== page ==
Shrub clearance for Natural England
By Jennifer Holmes

Shrub clearance for Natural England

case study: Shrub clearance reduces risk of fire spread

In this case study, we look at how clearing silver birch from peat bunding located on Doncaster New Humberhead Peatlands controlled potential risk of fire spreading to underground Peat areas. (Picture left shows ‘before’, main picture show ‘after’).

You can read the key case study highlights below, or download the case-study in full to get the whole story.




  Site background

Large areas of Hatfield Moors have been intensively surface milled for peat since the 60s. This ceased in September 2004 and since has been profiled and managed to allow the key peat forming plants such as sphagnum mosses and cotton grasses to re-establish across the old, milled areas. The vast workings have been split into smaller compartments as part of the management for ease of work, each having a peat wall (bund) as the distinction between adjacent compartments.

After the fire on Hatfield Moors, part of the Humberhead Peatlands Natural England deemed it would be beneficial to remove the silver birch scrub, followed by treatment with herbicide and careful placing of arisings to remove additional fire risk moving forward and to make access on foot along the cell bunds easier. If left to grow the trees would cut off access completely, and cause environmental issues, so it was best to carry out this project whilst the trees were juvenile.


  A challenging landscape

Access to site was the main concern – with a speed limit on site of 10MPH we had to keep driving off any hard core roads to a minimum to ensure the tracks were not damaged for foot access. Due to the nature of the site all precautions had to be taken to eliminate any possible spillage of herbicide use and minimal or no damage to the surrounding patches of heather. As the Silver Birch are the pioneer species on this site, if a fire were to occur it would naturally sweep through the heather but when it reached the Birch the fire would slow causing the fire to go underground, and the peat reserves are the fuel. Removing these trees would allow fire to sweep across and burn itself out.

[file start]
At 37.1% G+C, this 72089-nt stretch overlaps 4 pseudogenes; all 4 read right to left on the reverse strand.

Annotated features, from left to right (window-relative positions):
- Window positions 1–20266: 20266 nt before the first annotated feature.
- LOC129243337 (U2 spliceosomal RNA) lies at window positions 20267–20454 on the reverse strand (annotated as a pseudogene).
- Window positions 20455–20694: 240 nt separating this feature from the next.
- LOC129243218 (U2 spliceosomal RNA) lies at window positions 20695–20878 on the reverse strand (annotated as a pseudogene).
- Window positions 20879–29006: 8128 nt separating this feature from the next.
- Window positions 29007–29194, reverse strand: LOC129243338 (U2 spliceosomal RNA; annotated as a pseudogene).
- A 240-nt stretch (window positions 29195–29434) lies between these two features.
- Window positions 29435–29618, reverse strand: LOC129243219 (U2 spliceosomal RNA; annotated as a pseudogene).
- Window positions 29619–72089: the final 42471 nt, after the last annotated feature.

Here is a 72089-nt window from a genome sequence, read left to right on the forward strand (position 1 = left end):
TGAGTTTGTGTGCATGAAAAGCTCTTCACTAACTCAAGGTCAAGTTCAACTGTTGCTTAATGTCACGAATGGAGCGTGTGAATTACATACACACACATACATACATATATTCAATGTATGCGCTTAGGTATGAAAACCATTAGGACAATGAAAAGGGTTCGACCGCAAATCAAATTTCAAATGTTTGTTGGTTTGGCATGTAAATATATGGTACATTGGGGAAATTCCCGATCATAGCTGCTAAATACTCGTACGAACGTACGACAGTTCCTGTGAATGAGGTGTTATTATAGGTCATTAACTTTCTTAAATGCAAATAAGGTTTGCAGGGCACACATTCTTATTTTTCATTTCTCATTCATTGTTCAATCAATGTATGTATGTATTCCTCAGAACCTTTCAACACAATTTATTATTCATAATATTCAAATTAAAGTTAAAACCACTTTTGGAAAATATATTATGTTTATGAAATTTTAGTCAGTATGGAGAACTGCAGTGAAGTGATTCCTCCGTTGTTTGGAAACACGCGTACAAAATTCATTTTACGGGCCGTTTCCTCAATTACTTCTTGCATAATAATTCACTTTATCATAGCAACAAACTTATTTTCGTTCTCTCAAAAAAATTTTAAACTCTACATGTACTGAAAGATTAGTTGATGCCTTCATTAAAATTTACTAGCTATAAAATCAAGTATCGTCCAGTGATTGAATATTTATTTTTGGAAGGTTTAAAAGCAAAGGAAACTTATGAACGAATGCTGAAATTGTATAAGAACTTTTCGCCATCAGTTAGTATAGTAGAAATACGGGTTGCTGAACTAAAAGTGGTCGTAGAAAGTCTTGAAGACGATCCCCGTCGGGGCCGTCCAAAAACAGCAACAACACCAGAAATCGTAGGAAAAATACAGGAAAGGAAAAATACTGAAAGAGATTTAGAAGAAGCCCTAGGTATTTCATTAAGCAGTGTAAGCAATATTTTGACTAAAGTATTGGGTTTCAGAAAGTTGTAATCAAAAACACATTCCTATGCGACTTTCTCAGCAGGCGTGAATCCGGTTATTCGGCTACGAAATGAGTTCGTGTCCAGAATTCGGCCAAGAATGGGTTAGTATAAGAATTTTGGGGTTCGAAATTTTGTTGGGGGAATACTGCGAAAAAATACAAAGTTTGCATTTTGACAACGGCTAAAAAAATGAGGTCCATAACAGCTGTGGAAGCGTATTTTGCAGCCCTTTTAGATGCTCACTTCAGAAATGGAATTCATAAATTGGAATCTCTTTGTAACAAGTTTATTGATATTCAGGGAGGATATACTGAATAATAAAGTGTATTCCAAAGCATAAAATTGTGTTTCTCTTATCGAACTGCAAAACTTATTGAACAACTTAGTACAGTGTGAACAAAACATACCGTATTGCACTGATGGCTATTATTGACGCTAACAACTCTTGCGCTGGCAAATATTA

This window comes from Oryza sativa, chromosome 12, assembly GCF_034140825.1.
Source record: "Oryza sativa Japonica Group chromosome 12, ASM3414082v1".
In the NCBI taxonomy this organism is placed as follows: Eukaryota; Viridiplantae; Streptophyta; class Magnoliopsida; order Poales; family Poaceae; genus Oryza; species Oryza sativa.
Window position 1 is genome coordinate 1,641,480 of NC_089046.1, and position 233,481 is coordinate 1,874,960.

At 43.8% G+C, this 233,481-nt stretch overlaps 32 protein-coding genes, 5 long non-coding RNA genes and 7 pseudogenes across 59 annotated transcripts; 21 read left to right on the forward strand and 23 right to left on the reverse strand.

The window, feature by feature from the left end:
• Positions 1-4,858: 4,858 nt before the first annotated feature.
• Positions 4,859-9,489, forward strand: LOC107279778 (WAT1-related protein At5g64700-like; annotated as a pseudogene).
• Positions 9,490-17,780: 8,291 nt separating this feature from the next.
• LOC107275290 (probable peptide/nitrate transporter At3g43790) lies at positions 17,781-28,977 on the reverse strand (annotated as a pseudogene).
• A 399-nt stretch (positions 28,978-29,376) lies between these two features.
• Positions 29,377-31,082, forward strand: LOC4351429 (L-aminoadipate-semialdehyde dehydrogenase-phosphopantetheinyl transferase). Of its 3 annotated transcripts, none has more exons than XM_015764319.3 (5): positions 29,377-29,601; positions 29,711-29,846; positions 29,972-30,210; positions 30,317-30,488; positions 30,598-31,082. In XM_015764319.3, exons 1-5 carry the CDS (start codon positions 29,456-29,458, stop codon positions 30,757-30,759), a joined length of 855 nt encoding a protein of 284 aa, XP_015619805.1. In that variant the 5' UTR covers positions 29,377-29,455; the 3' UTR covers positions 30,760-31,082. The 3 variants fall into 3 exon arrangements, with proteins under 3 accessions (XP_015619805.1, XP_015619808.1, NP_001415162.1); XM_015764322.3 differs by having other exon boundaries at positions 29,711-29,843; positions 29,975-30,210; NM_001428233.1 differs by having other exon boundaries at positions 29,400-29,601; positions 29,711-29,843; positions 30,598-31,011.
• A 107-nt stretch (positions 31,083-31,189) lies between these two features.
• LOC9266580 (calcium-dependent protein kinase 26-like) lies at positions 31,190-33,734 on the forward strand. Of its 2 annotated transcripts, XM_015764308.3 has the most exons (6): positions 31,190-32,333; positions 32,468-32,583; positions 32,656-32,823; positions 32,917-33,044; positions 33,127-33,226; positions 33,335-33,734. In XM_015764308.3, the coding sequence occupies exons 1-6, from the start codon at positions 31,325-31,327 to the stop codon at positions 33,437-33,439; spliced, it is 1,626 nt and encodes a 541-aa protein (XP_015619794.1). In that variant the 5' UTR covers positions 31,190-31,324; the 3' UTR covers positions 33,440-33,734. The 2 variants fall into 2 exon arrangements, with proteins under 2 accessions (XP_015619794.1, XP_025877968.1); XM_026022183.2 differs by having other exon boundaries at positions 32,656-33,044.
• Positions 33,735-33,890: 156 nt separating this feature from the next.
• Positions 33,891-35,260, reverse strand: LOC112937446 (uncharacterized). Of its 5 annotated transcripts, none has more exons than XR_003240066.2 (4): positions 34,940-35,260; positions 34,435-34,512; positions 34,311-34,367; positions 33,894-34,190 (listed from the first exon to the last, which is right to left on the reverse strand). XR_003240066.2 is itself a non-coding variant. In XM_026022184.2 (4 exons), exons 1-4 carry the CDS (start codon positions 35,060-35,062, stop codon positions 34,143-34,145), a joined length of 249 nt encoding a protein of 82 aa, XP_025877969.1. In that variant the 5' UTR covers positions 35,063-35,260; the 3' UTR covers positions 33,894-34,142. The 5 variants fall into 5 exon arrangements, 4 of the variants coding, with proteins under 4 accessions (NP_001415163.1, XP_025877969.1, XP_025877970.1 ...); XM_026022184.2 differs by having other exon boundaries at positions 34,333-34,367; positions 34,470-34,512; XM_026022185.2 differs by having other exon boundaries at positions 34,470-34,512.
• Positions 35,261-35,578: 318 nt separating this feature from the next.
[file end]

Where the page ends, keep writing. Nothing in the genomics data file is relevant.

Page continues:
What solution was implemented?

A site visit and walk around the cell bunds was conducted along with the lead contact for these works from Natural England. This was necessary due to the complexities of the site and to carry out a risk assessment. The old peat extraction bunds formed footways spanning 1 metre wide. We devised a 4 step plan to complete the project:

  • Cut Silver Birch to ground level.
  • Larger birch to be cut into smaller sections.
  • Throw arisings into the wet bund areas.
  • Paint neat Glyphosate including dye onto each stump face.


 The outcome

We cut down (as level with ground as is possible on bunds) any scrub growing on bunds and up to 3 meters off each side. Any living specimens were treated with Glyphosate that contains a blue dye to help identify them. The arisings were removed to a cell that was either wet or obviously going to become wet through winter to avoid arisings becoming a fire source later. Herbicide was applied to any remaining stumps, ensuring all areas of the stump were covered and enough dye was used to make it visible for a long period of time.

The bunds were completely free of vegetation after all works had been completed. Removal of the trees gives clear access across the site, and the methods we used ensures minimal environmental impact on this beautiful natural site.


Full details on how we cleared the site of silver birch growth

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